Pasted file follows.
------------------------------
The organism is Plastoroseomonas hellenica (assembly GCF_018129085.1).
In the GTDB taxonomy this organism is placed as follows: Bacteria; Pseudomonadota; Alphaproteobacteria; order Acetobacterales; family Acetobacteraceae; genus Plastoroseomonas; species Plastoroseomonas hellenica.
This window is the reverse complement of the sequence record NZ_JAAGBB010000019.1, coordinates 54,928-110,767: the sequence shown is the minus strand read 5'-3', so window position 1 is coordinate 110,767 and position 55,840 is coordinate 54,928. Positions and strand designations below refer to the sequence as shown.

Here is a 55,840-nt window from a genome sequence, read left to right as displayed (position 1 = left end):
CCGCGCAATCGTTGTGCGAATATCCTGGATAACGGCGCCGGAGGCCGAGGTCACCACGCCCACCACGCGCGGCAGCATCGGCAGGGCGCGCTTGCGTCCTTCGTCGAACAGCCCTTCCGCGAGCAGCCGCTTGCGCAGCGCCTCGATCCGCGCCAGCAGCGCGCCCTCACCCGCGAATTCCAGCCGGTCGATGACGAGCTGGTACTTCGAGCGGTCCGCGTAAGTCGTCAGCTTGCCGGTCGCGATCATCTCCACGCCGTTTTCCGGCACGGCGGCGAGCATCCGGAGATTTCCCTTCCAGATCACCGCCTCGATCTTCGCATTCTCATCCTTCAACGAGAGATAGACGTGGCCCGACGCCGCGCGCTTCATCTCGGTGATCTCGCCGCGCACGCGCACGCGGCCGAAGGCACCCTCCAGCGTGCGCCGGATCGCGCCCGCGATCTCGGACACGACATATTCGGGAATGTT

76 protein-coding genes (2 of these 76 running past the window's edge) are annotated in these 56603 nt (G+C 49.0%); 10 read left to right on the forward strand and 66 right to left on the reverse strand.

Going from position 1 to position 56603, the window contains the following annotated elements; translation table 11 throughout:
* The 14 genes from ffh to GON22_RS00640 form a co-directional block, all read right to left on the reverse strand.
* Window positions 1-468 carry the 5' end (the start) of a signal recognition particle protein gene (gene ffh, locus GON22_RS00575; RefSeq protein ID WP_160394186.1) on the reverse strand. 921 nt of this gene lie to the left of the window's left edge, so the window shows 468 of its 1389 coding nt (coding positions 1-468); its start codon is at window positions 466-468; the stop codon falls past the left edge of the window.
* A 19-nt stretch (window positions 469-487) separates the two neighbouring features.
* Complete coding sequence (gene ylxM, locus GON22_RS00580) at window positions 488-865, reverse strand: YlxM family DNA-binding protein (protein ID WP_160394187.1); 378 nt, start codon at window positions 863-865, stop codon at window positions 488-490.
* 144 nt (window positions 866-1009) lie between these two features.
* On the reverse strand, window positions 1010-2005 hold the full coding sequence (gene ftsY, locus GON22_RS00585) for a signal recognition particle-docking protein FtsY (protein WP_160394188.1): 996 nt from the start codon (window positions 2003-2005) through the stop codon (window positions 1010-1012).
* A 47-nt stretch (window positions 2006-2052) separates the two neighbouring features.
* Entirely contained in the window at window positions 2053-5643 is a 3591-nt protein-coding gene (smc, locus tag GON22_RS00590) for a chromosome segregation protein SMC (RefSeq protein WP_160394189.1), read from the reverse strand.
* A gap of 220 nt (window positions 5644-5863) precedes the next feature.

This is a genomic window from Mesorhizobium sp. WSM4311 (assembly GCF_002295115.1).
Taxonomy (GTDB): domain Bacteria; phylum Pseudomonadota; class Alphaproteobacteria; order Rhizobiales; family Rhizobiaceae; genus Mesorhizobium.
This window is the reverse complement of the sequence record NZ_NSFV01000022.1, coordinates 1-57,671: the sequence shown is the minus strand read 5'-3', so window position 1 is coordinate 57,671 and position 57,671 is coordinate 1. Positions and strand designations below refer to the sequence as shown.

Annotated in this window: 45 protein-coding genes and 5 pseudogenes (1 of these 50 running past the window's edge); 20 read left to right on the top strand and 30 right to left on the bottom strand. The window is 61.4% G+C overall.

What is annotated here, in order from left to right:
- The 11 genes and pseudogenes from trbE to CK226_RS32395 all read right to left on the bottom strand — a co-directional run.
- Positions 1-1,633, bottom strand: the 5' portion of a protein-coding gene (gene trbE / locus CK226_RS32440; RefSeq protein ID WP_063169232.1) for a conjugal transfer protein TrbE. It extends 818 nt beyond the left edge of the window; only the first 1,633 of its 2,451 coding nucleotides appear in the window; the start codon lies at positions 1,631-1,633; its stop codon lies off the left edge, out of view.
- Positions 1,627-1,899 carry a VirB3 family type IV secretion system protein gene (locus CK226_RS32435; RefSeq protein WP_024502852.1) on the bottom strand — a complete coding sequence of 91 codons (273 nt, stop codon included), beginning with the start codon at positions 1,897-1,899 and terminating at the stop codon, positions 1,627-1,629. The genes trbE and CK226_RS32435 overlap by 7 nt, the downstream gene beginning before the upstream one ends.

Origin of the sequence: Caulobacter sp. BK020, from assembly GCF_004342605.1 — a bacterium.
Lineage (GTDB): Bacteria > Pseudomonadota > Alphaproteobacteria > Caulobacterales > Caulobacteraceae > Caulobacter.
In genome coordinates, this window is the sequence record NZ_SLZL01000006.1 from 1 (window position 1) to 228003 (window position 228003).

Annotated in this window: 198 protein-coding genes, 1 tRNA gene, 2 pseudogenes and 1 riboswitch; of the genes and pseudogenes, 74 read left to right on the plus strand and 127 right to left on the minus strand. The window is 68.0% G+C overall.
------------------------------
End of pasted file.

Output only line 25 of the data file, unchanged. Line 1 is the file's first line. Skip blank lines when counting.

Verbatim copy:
Origin of the sequence: Caulobacter sp. BK020, from assembly GCF_004342605.1 — a bacterium.